“The Zygon Invasion / The Zygon Inversion” is helmed by David Netthiem, who takes a very muted and downbeat approach to his direction for this two-parter. He often likes to utilize Dutch angles to give this story an uneasy, off-kilter look, signifying that something is very wrong to the audience long before the characters themselves pick up on it. This decision especially pays-off early on in “The Zygon Inversion”, when Clara is trapped inside of her own mindspace and is slowly becoming aware of her surroundings. He also uses steady cam extensively during combat scenes (and the sequence of Kate exploring an empty town alone in the desert), to place the viewers right in the middle of the action. Location shooting for this story was done in Fuerteventura in the Canary Islands (for the scenes set in Truth or Consequences); the Sennybridge training area in Powys, Wales (for the scenes set in Turmezistan), and Llanedeyrn, Cardiff (for the scenes set in London).
“The Zygon Invasion” is one of those stories like “42“, “The Doctor, The Widow And The Wardrobe“, “Journey To The Centre Of The TARDIS” and “Listen“, that has a very striking and distinctive color scheme to it. Red, blue, and green are all sharp colors that contrast each other frequently throughout this story, to elevate an already tense and uneasy mood amongst a hostile environment – especially during the scenes that are set inside the Zygons’ underground lair. Murray Gold’s score is as bold and brassy as usual this week, but it also has a sleek and slightly jazzy tinge to it, to match the main espionage vibes of this two-parter. Tracks like “Deep Cover“, “Just Come Inside“, “This Is Not A War“, and “Defending The Earth” provide plenty of new variations on the Twelfth Doctor’s theme, with the last one in particular being a remix of “Message From Missy” and “Finding The Doctor” from the season premiere.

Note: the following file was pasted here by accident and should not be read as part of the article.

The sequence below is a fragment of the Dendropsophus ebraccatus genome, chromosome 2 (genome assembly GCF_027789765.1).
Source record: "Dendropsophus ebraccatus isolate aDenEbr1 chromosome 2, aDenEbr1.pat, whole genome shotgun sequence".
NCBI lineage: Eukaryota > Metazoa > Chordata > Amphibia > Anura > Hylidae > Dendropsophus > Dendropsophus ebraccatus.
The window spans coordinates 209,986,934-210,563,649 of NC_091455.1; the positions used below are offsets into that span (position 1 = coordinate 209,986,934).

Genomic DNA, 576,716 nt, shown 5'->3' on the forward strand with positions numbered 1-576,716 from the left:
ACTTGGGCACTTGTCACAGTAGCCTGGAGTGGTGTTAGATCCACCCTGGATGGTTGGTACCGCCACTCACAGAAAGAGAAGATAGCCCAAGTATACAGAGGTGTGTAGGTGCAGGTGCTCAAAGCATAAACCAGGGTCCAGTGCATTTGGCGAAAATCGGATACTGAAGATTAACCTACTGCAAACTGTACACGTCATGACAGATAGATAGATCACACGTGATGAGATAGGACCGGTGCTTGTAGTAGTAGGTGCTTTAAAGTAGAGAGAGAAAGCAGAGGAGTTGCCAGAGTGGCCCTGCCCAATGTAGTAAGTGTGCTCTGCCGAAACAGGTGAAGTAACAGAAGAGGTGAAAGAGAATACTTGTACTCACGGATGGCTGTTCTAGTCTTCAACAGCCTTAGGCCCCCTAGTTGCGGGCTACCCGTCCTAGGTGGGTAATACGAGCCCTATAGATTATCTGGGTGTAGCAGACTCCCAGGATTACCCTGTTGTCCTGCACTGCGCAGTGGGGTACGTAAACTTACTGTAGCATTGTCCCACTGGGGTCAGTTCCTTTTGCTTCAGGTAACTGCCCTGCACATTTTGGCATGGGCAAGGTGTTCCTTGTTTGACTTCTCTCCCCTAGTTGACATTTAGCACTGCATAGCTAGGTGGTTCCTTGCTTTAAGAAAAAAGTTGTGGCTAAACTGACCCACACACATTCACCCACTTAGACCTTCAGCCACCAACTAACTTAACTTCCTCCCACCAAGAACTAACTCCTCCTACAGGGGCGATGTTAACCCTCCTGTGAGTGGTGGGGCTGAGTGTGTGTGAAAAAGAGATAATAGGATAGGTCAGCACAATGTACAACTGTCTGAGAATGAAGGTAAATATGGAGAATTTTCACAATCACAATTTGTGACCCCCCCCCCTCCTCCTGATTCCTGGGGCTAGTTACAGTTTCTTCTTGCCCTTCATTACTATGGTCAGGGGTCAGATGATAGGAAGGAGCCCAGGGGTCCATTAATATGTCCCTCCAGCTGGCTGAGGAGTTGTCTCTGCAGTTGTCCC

“The Zygon Invasion / The Zygon Inversion” is a pretty solid two-parter that has its faults (like a predictable plot and a few character turns I don’t quite buy), but it makes up for those shortcomings by really letting the Twelfth Doctor shine as a character, and sending out a positive message about peace and unity that will always be timeless.
* Osgood visiting the grave of her doppelganger is meant to be a somber moment, but I always chuckle at the close-up shot revealing that the only thing written on the gravestone (in big bold letters) is “my sister“, which is more than a bit bizarre.
* “Any race is capable of the best and the worst, every race is peaceful and warlike, good and evil. My race is no exception, and neither is mine”.
* From Series 7 to Series 9, Jenna Coleman has played Clara Oswald, Clara’s echoes, copies of Clara from different points in her own personal time-stream, and now a Zygon impersonating Clara. This show really likes giving us a whole bunch of Claras.
* “Did you just call yourself Doctor Disco?”
* “Are you enjoying that?” “I snogged a Zygon once. Old habits”.
* Fun fact: as fictional as it sounds, there really is a town called ‘Truth or Consequences’ in New Mexico, that was named after a radio show of the same title back in 1950.
* “The Doctor will go to Turmezistan. Negotiate peace, rescue Osgood, and prevent this war, cause that’s what he does”.
* “Clara, Jac, you stay here. This is your country, protect it from the scary monsters. And also from the Zygons”.
* “I thought you didn’t like being president of the world” “No, but I like poncing about in a big plane”.
* Say what you will about Bonnie’s immaturity, but you’ve got to appreciate how far she plans ahead. She plays Clara, she plays Jac, she plays Kate, and she even manages to play the Doctor for a while. That’s a scarily efficient villain, right there.
* “Any living thing in this world, including my family and friends, could turn into a Zygon and kill me, any second now. It’s not paranoia when it’s real”.